Flamiche aux poireaux

Flamiche aux poireaux

Last week I bought a bunch of leeks with a recipe in mind… (I guess) but after a few days I didn’t know what to make of them. But I have to, because they would spoil otherwise.

So I picked up my French cooking book (which I don’t use very often) and looked in the index for poireaux… et Voilà! A wonderful recipe for which I just needed to buy some crème fraiche, the rest I had at home.

Afterwards I goggled it and discovered that this variété is called Flamiche Picarde and it is traditional from the regions of Nord-Pas-de-Calais and Picardie. There’s another variety called flamiche dinantaise, from the city of the Copères (Dinant) which is made with a base of low-fat cheese (boulette de Romedenne), butter and eggs. I bet that one is delicious too and now I have that recipe, but need to find this cheese first…

Anyway, the flamiche was very, very good. A delicate mix of flavors and a wonderful texture. This is one recipe worth keeping in mind for a picnic or a Brunch. Simply wonderful!

The recipe called for a homemade shortcrust pastry, but I also had a bag of puff pastry that needed to be used, so I didn’t took the time (which I don’t have) to make my own. But I’m guessing that many of you either don’t have the time or already know how to make the pastry yourselves, so I won’t give you any recipe for it.

Ingredients for the garnish

  • 10 medium leeks
  • 100 g butter
  • 200 ml milk
  • 30 g flour
  • A big pinch of grated nutmeg
  • 100 ml crème fraîche
  • 75 g gruyère grated
  • 2 eggs
  • Salt and pepper to taste


Peel the leeks and discard all the green leaves. Cut lengthwise and rinse with water. Drain and cut into pieces.

Melt 50 g of butter in a saucepan. Add the leek, salt and pepper, cover and let it cook for 20 minutes at low heat, but don’t let it brown.

Drain the cooking juices of the leek into a bowl and mix with the milk. Reserve the leeks. Melt 30 g of butter in a saucepan, add the flour, stir 1 to 2 minutes until just golden, and then pour the cooking juices with the milk, while stirring.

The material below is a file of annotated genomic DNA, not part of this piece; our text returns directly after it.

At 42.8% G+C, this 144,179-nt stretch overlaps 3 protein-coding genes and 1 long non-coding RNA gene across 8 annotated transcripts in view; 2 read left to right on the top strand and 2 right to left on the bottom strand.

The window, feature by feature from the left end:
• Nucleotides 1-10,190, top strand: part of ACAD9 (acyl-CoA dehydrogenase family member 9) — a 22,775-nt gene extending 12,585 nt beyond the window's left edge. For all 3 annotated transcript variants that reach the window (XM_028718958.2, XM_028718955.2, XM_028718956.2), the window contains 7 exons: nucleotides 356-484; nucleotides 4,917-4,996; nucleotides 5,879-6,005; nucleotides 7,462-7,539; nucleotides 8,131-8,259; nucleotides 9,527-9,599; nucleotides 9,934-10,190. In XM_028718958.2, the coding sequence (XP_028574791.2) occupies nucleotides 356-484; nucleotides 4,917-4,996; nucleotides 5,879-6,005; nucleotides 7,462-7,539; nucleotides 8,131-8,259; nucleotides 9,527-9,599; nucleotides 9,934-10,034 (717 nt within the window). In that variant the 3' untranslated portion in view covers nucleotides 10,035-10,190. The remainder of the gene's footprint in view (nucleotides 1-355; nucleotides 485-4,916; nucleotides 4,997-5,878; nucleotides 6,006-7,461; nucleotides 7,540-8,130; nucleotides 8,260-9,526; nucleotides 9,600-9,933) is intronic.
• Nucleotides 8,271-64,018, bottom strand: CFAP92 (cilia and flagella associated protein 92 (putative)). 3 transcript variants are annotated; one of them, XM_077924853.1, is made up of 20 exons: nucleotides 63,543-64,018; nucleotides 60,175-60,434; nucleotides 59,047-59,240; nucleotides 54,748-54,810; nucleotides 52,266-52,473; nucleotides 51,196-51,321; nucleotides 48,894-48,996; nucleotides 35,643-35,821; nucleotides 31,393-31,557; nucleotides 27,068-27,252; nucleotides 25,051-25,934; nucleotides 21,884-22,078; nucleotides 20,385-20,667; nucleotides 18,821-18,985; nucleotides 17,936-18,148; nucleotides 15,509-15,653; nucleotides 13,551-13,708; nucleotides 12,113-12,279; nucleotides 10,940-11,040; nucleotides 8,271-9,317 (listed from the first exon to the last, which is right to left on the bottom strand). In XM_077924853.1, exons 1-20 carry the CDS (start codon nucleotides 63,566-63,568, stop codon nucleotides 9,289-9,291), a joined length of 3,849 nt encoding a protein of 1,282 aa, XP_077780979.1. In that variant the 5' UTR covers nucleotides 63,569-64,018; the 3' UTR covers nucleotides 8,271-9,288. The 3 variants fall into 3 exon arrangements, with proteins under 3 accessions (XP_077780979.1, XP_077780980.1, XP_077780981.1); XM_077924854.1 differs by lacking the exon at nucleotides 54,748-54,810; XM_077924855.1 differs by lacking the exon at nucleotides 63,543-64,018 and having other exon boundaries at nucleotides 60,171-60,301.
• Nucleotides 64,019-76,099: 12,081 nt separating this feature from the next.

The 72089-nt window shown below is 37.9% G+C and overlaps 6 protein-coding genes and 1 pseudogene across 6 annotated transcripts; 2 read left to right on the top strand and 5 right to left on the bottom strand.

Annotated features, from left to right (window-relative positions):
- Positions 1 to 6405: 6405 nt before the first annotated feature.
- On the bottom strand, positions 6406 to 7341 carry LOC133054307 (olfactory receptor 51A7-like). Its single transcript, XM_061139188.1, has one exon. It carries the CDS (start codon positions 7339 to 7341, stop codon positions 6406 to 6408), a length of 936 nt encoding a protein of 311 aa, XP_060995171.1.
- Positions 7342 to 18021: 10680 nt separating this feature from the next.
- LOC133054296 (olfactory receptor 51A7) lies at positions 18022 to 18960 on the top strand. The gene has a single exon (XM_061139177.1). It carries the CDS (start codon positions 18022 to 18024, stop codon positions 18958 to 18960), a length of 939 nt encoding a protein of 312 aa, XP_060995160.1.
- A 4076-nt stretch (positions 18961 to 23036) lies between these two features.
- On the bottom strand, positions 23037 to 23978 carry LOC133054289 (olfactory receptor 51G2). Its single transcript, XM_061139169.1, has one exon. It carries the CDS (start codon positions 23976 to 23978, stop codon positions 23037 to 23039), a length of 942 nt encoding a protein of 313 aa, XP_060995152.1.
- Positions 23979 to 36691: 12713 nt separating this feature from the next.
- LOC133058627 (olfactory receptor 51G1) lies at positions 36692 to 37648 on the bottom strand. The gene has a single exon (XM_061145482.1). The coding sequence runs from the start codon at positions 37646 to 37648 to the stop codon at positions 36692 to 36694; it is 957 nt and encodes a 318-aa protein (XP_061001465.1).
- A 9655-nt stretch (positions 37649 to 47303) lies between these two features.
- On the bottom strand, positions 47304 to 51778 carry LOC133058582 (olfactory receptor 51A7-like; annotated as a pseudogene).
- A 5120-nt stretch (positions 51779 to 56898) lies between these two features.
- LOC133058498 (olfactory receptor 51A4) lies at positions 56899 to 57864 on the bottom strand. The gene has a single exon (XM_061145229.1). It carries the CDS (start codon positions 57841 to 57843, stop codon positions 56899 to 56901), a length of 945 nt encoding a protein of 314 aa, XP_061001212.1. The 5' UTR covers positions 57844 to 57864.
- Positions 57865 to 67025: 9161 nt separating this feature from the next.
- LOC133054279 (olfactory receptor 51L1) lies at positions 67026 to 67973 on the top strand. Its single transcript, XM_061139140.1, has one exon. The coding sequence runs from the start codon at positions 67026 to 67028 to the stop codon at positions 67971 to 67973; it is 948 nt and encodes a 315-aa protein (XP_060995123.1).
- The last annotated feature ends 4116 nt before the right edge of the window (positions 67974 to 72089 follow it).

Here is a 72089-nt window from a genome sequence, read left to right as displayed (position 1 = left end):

Bring to a boil; add the nutmeg, salt and pepper. Mix well, add the leek and the crème fraîche, and then let it simmer for 5 minutes stirring frequently. Remove from heat and let it cool.

Preheat the oven to 220 ºC (430 ºF). Grease a springform pie pan with 10 g of butter. Cover it with the pastry, prick with a fork some holes at the base and bake for 10 minutes. To avoid the dough to rise, if using puff pastry, place some beans inside.

Take the dish out of the oven, rise the temperature to the maximum.

Add to the garnish, half the grated cheese and the beaten eggs, pour into the pie crust and lay on top the rest of the cheese and the 10 g of butter cut into small squares.

Bake for 10 minutes until golden brown, unmold and serve at once, because according to a book about Walloon gastronomy:

“C’est le client qui attend la flamiche, car la flamiche n’attend pas le client”.

“It is the customer who awaits the flamiche, because flamiche does not wait for the customer.”

Bon appétit!

Note: This is a translation from a recipe written in French, so please forgive me for being especially clumsy with my English today…

Translated and adapted from the book Les bonnes recettes de nos grands-mères

31 Replies to “Flamiche aux poireaux”

    1. Hi Roger! I read that you can have it from early September, and I guess the season continues during the winter. Hehe, autumn… I still blush remembering my faux pas 😉
      Thanks for your comment!

  1. I, too, have not heard of a flamiche, Giovanna, but it sounds wonderful! I can’t hep but wonder why it is a flamiche, though, and not a quiche? Could it just be a regional name? Not that it matters. It’s going to taste good whatever the name. 🙂

    1. Hi John!
      I’ve been looking for the difference, but couldn’t find it. Must be something regional… but I’m not qualified to give you a definitive answer, perhaps Roger 🙂
      Thanks for your comment!

  2. WOW! This one seems so beautiful and so delicious… I love leeks and I always use them instead of onion in some meals… also I make salad with them too… But this is a new recipe for me. Thank you dear Giovanna, love, nia

OK, let's talk

Fill in your details below or click an icon to log in:

WordPress.com Logo

You are commenting using your WordPress.com account. Log Out /  Change )

Google photo

You are commenting using your Google account. Log Out /  Change )

Twitter picture

You are commenting using your Twitter account. Log Out /  Change )

Facebook photo

You are commenting using your Facebook account. Log Out /  Change )

Connecting to %s

This site uses Akismet to reduce spam. Learn how your comment data is processed.